Ahead of confirmation, two York City Council members praise Muldrow
Most members of York City Council would not say whether they're backing Michael Muldrow as the city's next police commissioner, but Muldrow's nomination as of Wednesday seemed to have secured two of the three votes necessary for confirmation.
The City Council is expected to hold a confirmation vote Oct. 20 on Mayor Michael Helfrich's nominee to replace outgoing Commissioner Osborne "Moe" Robinson III, whose resignation last week appeared to take council members — and city residents — by surprise.
Three members of the five-member City Council must support the nomination for Muldrow to be confirmed.
Council members Sandie Walker and Lou Rivera spoke highly of Muldrow. Council members Edquina Washington and Judy Ritter-Dickson did not respond to calls. And Council President Henry Nixon declined comment when reached Tuesday.
“I’ve known him for years,” Walker said. “He’s always had a heart for our community. He’s a great guy. I think he’ll be able to bring some unity between our community and our police department."
Rivera, one of three council members to criticize Helfrich this past week because they weren't briefed about Robinson's resignation, echoed that Muldrow could restore some public trust in the York City Police Department.
“I think it’s a great choice,” Rivera said. “My hope is that Commissioner Muldrow brings some healing not only to our city, but our police department, which is in desperate need of that in this time.”
Muldrow, who serves as the police chief for the York City School District, was nominated for the post Monday following a tumultuous several days caused by the announcement of Robinson's pending departure after just nine months in the job.
Robinson's salary was $115,000, which he will continued to be paid through Jan. 15, based on his severance agreement.
Helfrich declined Tuesday to speculate about how council members might vote, but he said he hoped they would agree that Muldrow is more than qualified to lead the department.
"I've gotten more than 99% positive feedback (on the nomination)," Helfrich said.
After Helfrich's Monday announcement, support for Muldrow flowed in on social media platforms, with city residents congratulating Muldrow for the nomination and praising his character.
And with the nomination taking place amid national racial unrest over the deaths of Black people at the hands of police, York NAACP president Sandra Thompson said Muldrow was the right pick.
“I’ve known that (Muldrow) has been long overlooked as an African American male in policing,” Thompson said. “I know the community will give him the support because he is a son of York, and we as a community need to make sure he has the backing of the community to have the strength to tell the administration and police union ‘no’ when appropriate.”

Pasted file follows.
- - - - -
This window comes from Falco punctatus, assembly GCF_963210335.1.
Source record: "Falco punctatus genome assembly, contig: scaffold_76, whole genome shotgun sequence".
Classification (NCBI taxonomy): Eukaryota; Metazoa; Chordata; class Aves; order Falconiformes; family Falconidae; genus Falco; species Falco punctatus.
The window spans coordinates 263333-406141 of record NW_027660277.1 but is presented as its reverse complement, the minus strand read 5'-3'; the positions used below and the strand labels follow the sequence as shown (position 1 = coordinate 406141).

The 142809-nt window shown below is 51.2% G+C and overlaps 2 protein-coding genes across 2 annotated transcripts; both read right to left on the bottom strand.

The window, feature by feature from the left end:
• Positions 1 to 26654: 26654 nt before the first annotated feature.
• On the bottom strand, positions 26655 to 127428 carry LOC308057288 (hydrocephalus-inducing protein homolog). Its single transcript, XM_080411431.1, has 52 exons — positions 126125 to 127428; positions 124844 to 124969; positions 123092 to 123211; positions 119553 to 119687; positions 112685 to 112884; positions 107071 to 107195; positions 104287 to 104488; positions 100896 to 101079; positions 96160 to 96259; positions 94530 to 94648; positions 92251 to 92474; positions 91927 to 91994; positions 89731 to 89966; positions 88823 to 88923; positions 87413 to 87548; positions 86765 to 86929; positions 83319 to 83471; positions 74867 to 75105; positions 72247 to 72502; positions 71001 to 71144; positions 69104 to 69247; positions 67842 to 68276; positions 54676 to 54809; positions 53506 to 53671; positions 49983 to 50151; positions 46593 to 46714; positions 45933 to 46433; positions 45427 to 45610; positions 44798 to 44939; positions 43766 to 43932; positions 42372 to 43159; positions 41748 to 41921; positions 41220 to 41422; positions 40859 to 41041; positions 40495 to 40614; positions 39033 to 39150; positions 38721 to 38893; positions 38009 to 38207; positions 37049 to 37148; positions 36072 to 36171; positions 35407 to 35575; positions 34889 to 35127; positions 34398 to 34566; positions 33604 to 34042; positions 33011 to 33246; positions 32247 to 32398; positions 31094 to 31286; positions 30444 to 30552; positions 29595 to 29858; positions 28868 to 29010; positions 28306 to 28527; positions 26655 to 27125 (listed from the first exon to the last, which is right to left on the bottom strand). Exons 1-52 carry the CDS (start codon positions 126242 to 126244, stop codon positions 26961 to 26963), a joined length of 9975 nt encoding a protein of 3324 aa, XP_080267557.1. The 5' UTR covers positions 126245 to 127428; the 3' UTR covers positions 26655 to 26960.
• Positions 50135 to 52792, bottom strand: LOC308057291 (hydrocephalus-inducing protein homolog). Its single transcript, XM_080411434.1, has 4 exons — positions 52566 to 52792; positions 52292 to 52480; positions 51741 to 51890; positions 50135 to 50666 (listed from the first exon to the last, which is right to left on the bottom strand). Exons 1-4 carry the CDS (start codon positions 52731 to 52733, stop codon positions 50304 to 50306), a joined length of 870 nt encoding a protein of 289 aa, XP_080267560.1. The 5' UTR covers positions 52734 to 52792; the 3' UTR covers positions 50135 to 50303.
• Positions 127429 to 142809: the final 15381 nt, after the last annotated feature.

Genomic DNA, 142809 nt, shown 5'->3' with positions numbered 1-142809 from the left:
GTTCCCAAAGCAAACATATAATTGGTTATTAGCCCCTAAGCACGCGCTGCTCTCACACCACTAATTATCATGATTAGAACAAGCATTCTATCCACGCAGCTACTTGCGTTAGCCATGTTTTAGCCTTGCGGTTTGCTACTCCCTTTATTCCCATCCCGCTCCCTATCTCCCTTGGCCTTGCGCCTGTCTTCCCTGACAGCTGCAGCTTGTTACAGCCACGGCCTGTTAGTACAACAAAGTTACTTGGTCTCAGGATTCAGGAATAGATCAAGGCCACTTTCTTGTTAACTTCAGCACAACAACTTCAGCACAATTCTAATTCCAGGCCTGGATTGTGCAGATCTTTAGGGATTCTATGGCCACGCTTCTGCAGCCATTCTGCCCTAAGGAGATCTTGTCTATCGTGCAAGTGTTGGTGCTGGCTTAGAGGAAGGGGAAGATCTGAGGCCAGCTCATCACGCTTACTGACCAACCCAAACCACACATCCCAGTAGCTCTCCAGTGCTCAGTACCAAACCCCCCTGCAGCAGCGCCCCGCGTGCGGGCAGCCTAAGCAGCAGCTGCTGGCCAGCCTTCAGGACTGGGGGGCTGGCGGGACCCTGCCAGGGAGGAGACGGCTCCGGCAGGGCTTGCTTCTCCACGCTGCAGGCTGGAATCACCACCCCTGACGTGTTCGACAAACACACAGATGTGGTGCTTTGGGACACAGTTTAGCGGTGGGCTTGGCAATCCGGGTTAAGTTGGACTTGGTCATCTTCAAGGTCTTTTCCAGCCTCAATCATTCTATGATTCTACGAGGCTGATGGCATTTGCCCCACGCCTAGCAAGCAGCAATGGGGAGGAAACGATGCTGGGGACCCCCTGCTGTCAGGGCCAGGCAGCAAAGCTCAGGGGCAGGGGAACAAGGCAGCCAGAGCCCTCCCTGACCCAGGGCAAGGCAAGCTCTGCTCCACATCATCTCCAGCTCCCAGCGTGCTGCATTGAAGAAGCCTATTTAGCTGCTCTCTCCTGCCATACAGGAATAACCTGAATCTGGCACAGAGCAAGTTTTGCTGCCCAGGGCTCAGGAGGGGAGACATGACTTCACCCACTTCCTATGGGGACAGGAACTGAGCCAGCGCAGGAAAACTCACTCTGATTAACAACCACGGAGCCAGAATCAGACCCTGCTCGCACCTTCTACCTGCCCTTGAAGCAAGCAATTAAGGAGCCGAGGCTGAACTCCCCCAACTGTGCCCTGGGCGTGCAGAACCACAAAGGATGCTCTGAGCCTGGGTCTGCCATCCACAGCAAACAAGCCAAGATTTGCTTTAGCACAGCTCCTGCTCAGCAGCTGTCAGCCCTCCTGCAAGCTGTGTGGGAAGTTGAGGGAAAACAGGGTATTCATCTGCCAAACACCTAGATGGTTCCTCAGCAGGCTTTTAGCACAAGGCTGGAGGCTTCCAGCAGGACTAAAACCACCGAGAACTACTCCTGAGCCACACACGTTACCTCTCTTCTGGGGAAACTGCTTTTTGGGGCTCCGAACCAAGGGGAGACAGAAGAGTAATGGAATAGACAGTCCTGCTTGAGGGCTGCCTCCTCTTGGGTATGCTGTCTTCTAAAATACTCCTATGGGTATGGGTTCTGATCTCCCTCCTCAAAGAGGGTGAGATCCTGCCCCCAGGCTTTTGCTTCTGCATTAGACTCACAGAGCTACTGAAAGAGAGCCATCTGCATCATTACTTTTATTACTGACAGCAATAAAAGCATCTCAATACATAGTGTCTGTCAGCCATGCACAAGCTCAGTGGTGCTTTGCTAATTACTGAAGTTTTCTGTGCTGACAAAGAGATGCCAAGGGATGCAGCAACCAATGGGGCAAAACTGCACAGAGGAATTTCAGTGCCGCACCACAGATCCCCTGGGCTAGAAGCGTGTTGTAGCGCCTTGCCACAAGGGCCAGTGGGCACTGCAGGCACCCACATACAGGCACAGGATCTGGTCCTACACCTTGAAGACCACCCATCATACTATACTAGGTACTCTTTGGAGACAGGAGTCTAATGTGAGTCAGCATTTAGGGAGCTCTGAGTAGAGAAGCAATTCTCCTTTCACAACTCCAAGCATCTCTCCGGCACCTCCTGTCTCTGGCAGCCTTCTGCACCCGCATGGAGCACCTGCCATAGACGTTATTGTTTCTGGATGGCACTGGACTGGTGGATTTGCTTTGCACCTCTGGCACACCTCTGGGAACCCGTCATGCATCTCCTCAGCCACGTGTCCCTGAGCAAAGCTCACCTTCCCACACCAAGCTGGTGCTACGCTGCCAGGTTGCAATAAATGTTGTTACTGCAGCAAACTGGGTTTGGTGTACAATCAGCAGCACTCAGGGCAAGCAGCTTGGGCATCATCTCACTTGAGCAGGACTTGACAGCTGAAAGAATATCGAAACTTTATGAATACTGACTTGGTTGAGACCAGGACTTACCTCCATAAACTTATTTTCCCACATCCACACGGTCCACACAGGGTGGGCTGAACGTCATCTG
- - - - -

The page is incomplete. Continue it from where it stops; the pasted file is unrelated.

Muldrow's public safety career began as a corrections officer at York County Prison before he joined the York City Police Department in 2000.
Over the years, he also has served as a federal officer for the U.S. Department of Defense Police Department and as an officer at police departments throughout the county.
This past year, Mudrow was a finalist to replace former York City Police Chief Troy Bankert, Hefrich has said. Instead, Robinson was plucked for the job.
Muldrow has served as the city school district's chief for the past 12 years.
ShaiQuana Mitchell, spokesperson for the York City School District, praised Muldrow and said the school district supports his nomination.
"Mike Muldrow is a pillar in the district community, as well as the community at large. We are excited for him and his new journey," she said. "As a district employee, he always displayed passion, with a spirit of safety and service."
Despite enthusiasm about Muldrow, tensions between City Council and Helfrich's administration were alive and well this past week after council members accused the mayor of cutting them out of the Robinson situation.
Helfrich had said the lack of information was because of ongoing negotiations to work out language for a severance agreement. Then, on Tuesday, he and Robinson revealed the commissioner resigned due to a "strategic career position," not because he was unhappy.
The two also shot down allegations in their joint statement that Robinson had been financially irresponsible in his less than one year as police commissioner.
In the past week, Nixon expressed concerns that Robinson spent excessive amounts of money on new furniture for his office and denied a number of various training requests for officers.
He also said Robinson brought in consultants who worked for Baltimore City Police at the same time Robinson worked there and that he was advised the consultants have questionable backgrounds.
In the letter, however, Helfrich and Robinson say that any office furniture was an approved line in the city's budget.
In addition, they wrote, fees paid to any Baltimore Police Department consultants were paid from the department's training budget.
"These are the facts, and the speculation surrounding Commissioner Robinson’s departure were serious enough to require correction," they wrote.
Nixon declined to comment on the matter, only saying that he wishes Robinson well.
— Logan Hullinger can be reached at firstname.lastname@example.org or via Twitter at @LoganHullYD